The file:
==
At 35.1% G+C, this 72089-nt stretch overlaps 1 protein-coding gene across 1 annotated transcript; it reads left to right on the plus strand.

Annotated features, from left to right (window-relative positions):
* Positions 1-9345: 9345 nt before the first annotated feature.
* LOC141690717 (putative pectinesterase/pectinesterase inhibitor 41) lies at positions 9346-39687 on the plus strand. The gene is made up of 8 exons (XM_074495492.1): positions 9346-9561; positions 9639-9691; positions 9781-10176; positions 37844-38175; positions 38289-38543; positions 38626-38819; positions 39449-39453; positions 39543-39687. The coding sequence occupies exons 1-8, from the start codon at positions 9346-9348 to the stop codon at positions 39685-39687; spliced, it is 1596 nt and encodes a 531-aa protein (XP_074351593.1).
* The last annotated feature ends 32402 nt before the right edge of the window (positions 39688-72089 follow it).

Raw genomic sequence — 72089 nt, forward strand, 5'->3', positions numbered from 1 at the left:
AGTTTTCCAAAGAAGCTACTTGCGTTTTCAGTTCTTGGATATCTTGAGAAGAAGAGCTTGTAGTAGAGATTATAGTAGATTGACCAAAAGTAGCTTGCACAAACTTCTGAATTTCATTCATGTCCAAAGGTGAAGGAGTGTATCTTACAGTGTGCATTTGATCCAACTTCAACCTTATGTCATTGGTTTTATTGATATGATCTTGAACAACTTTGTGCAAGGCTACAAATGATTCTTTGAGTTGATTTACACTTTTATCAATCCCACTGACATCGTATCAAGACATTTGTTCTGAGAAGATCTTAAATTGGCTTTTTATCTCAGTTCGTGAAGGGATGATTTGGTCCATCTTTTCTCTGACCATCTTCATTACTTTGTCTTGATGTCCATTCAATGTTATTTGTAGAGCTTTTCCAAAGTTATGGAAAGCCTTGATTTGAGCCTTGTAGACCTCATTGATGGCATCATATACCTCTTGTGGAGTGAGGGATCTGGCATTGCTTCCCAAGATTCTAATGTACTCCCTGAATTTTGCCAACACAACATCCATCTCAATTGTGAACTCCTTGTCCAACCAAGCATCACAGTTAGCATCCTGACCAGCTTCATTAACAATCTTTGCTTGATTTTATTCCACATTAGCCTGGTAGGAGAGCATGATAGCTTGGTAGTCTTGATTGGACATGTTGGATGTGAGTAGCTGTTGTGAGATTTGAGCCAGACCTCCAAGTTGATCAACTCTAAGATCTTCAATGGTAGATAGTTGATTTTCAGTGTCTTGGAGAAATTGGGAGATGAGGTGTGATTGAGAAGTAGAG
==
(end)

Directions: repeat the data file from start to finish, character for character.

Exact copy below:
At 35.1% G+C, this 72089-nt stretch overlaps 1 protein-coding gene across 1 annotated transcript; it reads left to right on the plus strand.

Annotated features, from left to right (window-relative positions):
* Positions 1-9345: 9345 nt before the first annotated feature.
* LOC141690717 (putative pectinesterase/pectinesterase inhibitor 41) lies at positions 9346-39687 on the plus strand. The gene is made up of 8 exons (XM_074495492.1): positions 9346-9561; positions 9639-9691; positions 9781-10176; positions 37844-38175; positions 38289-38543; positions 38626-38819; positions 39449-39453; positions 39543-39687. The coding sequence occupies exons 1-8, from the start codon at positions 9346-9348 to the stop codon at positions 39685-39687; spliced, it is 1596 nt and encodes a 531-aa protein (XP_074351593.1).
* The last annotated feature ends 32402 nt before the right edge of the window (positions 39688-72089 follow it).

Raw genomic sequence — 72089 nt, forward strand, 5'->3', positions numbered from 1 at the left:
AGTTTTCCAAAGAAGCTACTTGCGTTTTCAGTTCTTGGATATCTTGAGAAGAAGAGCTTGTAGTAGAGATTATAGTAGATTGACCAAAAGTAGCTTGCACAAACTTCTGAATTTCATTCATGTCCAAAGGTGAAGGAGTGTATCTTACAGTGTGCATTTGATCCAACTTCAACCTTATGTCATTGGTTTTATTGATATGATCTTGAACAACTTTGTGCAAGGCTACAAATGATTCTTTGAGTTGATTTACACTTTTATCAATCCCACTGACATCGTATCAAGACATTTGTTCTGAGAAGATCTTAAATTGGCTTTTTATCTCAGTTCGTGAAGGGATGATTTGGTCCATCTTTTCTCTGACCATCTTCATTACTTTGTCTTGATGTCCATTCAATGTTATTTGTAGAGCTTTTCCAAAGTTATGGAAAGCCTTGATTTGAGCCTTGTAGACCTCATTGATGGCATCATATACCTCTTGTGGAGTGAGGGATCTGGCATTGCTTCCCAAGATTCTAATGTACTCCCTGAATTTTGCCAACACAACATCCATCTCAATTGTGAACTCCTTGTCCAACCAAGCATCACAGTTAGCATCCTGACCAGCTTCATTAACAATCTTTGCTTGATTTTATTCCACATTAGCCTGGTAGGAGAGCATGATAGCTTGGTAGTCTTGATTGGACATGTTGGATGTGAGTAGCTGTTGTGAGATTTGAGCCAGACCTCCAAGTTGATCAACTCTAAGATCTTCAATGGTAGATAGTTGATTTTCAGTGTCTTGGAGAAATTGGGAGATGAGGTGTGATTGAGAAGTAGAG